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James E. Brau

James E. Brau is an American physicist at the University of Oregon who conducts research on elementary particles and fields, he founded the Oregon experimental high energy physics group in 1988 and served as director of the UO Center for High Energy Physics from 1997–2016. Prior to joining the Oregon faculty, he served in the Air Force and held positions at the Stanford Linear Accelerator Center and the University of Tennessee, he is a fellow of both the American Physical Society and the American Association for the Advancement of Science. In 2006 he was appointed the Philip H. Knight Professor of Natural Science, an endowed professorship. James Edward Brau, son of Rose and James Ernest Brau, was born in 1946 in Tacoma, Washington, in the U. S, he was graduated in 1965 from Lincoln High School in Tacoma. Brau received an appointment from Rep. Thor Tollefson to the United States Air Force Academy, where he double-majored in physics and mathematics, earning a Bachelor of Science in 1969, he earned a Scientiæ Magister degree in physics in 1970 at the Massachusetts Institute of Technology working with advisor Irwin A. Pless.

While in the Air Force he took graduate classes at the University of New Mexico in 1972–1973. Based on data collected at the Fermi National Accelerator Laboratory with research advisor Richard K. Yamamoto, in January 1978 he earned a Doctor of Philosophy degree in physics at MIT, he was supported by a Fannie and John Hertz Foundation Fellowship from 1969–70 and 1974–77. Brau has two adult sons and four grandchildren. Brau served in the Guidance Test Directorate at Holloman Air Force Base in 1970–1971, in the Theoretical Branch of the Air Force Weapons Laboratory at Kirtland Air Force Base during 1971–1974, working with Gregory Canavan. At Kirtland Brau carried out theoretical studies of laser-target interactions, electromagnetic pulse, charged particle beams, he served as chief of the General Physics Group in 1973–1974, resigned his Air Force commission in 1974 as a captain. He was a research associate at the Stanford Linear Accelerator Center in the bubble chamber experimental research group from 1978–1982.

There he was responsible for the hybrid bubble chamber facility's lead glass detector, in collaboration with colleagues from Duke University, Florida State University and the University of Tennessee. On the physics faculty at the University of Tennessee from 1982–1988, he continued investigations of photoproduction of charmed particles and vector mesons at SLAC, he joined the SLD Collaboration, beginning preparations for an experiment at the SLAC Linear Collider. He studied the design of a uranium calorimeter for SLD and in 1985 published an analysis in collaboration with Tony A. Gabriel — the first to show that despite earlier experimental work, compensation cannot be achieved with liquid argon readout. Using Monte Carlo calculations and Gabriel showed the importance of low energy neutron interactions with the readout medium hydrogen to achieve compensation. Brau joined the physics faculty at the University of Oregon in 1988, establishing the first Oregon experimental particle physics group to collaborate with Oregon's existing particle theory group.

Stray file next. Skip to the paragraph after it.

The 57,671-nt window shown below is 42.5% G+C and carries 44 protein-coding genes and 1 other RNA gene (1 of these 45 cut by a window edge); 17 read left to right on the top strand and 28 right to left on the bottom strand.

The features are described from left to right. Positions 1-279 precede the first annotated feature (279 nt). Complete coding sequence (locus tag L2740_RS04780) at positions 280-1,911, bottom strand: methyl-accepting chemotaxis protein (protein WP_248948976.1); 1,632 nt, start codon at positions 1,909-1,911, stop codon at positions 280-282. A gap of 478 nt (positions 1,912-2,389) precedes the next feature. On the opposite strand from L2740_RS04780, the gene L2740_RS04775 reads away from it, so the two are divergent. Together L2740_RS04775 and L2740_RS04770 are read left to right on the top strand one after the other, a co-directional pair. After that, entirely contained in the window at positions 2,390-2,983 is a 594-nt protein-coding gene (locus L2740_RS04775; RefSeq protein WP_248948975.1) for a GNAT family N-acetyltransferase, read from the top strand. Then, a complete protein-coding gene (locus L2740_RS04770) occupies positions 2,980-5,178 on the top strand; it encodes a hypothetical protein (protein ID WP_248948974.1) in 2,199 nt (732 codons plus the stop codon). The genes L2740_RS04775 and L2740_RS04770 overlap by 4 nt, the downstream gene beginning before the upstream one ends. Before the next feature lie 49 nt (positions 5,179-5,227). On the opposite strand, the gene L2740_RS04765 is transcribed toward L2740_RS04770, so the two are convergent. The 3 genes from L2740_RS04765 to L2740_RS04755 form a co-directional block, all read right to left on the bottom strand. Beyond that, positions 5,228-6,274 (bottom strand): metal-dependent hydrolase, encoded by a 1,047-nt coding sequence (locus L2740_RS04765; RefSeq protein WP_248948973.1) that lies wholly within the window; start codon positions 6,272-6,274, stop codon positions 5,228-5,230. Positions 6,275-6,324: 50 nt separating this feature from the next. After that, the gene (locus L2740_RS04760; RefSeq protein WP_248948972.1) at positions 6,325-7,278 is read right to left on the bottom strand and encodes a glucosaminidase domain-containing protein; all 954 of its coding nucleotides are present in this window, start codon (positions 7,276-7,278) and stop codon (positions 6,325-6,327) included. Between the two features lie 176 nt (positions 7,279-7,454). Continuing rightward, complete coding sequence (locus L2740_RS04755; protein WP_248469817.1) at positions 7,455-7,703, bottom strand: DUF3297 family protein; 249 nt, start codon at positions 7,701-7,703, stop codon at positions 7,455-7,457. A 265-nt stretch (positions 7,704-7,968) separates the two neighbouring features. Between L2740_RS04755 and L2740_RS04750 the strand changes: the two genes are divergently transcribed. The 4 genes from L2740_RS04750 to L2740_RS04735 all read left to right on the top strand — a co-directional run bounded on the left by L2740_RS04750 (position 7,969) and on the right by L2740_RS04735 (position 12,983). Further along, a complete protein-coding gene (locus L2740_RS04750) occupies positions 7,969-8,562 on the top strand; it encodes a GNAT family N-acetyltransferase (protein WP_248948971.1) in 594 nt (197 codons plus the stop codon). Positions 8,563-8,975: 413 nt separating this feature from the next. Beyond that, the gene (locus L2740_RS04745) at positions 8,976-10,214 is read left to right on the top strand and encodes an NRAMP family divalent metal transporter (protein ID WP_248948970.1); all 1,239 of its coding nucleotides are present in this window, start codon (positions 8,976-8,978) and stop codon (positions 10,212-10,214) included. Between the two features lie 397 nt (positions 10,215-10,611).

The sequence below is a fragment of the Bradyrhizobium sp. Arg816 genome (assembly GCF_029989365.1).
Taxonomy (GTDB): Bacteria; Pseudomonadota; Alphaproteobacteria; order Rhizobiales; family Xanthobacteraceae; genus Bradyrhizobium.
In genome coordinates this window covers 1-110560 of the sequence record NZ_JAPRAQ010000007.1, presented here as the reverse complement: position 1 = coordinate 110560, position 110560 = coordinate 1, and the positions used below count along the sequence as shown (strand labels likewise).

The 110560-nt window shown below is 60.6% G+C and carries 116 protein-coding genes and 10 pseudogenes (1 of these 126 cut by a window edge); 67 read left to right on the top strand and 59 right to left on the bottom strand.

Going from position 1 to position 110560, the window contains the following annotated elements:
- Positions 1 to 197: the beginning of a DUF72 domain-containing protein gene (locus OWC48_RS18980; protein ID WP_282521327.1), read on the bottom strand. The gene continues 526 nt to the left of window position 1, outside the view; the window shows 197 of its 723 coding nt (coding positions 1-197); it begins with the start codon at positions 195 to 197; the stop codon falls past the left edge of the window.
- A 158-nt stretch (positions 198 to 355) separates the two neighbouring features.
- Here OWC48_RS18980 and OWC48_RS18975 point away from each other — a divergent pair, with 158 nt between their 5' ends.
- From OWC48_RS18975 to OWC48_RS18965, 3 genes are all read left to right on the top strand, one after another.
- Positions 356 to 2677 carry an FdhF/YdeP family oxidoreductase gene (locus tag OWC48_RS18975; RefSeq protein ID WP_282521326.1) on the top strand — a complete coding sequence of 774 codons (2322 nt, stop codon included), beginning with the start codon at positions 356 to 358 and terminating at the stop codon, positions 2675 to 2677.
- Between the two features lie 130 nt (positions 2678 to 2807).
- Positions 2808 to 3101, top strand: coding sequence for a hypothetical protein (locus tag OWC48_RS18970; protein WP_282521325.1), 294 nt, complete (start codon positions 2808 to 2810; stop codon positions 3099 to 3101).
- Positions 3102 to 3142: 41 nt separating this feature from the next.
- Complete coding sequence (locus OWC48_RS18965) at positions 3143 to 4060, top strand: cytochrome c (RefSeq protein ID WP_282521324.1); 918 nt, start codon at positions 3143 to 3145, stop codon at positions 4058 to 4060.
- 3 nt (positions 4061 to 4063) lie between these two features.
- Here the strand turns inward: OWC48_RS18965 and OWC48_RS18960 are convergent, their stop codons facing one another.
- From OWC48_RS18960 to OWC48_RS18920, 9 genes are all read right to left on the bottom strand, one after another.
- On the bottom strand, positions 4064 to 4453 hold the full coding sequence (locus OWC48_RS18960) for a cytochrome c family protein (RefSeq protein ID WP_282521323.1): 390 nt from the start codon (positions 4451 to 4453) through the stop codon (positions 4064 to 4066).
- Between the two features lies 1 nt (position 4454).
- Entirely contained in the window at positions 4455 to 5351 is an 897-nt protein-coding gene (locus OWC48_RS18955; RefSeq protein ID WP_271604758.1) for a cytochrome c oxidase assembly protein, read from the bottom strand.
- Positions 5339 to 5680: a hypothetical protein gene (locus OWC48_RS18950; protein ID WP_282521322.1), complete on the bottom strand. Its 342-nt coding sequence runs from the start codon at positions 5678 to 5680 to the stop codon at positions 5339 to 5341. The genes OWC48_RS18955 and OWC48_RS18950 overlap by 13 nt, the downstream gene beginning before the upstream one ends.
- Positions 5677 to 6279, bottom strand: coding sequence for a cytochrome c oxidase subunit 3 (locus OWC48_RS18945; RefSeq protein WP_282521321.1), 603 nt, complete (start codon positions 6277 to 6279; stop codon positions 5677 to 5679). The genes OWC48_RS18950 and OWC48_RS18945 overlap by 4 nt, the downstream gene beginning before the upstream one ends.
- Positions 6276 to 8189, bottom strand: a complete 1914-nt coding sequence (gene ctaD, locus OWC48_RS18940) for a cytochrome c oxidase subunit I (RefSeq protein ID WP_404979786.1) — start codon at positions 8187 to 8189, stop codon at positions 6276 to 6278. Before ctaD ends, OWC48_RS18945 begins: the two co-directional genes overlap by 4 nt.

During early years at Oregon, Brau’s research continued to be based on the SLAC Linear Collider where he collaborated on the SLD experiment. He led the design and operation of an innovative silicon-tungsten electromagnetic calorimeter luminosity monitor. During the active period of the Superconducting Supercollider Brau joined the GEM detector project; when the SSC was terminated in 1993, he was appointed project manager for the SLD vertex detector upgrade at SLAC, led the project which produced a 307,000,000 pixel CCD vertex detector for SLD. The University of Oregon established the Center for High Energy Physics in 1997, with Brau as founding director; the Center sponsors seminars, visiting scientists, interactions between theoretical and experimental physicists, supports graduate students. Brau led the Oregon group into the Laser Interferometer Gravitational-Wave Observatory Scientific Collaboration in 1997, he has been a leader in the worldwide collaboration to design and build the International Linear Collider.

Brau’s research group participated in the NuTeV experiment at Fermilab and BaBar at PEP-II at SLAC before applying to join the ATLAS experiment at the Large Hadron Collider in 2005. Brau leads the UO group of faculty, postdoctoral researchers and graduate students at the LHC; the UO experimental group has grown to include 30 researchers, including five faculty, as well as post-doctoral students, graduate students and undergraduates. The group has been supported since 1988 by a total of more than US$30 million in grants from the U. S. Department of Energy and the National Science Foundation. Brau has served on numerous advisory panels and review committees, including the Department of Energy High Energy Physics Advisory Panel from 2005–2008, he co-chaired the organizing committee of the World-wide Study of the Physics and Detectors for Future Linear electron-positron Colliders from 2002–2014. In December 2016 Brau was named "Associate Director for Physics and Detector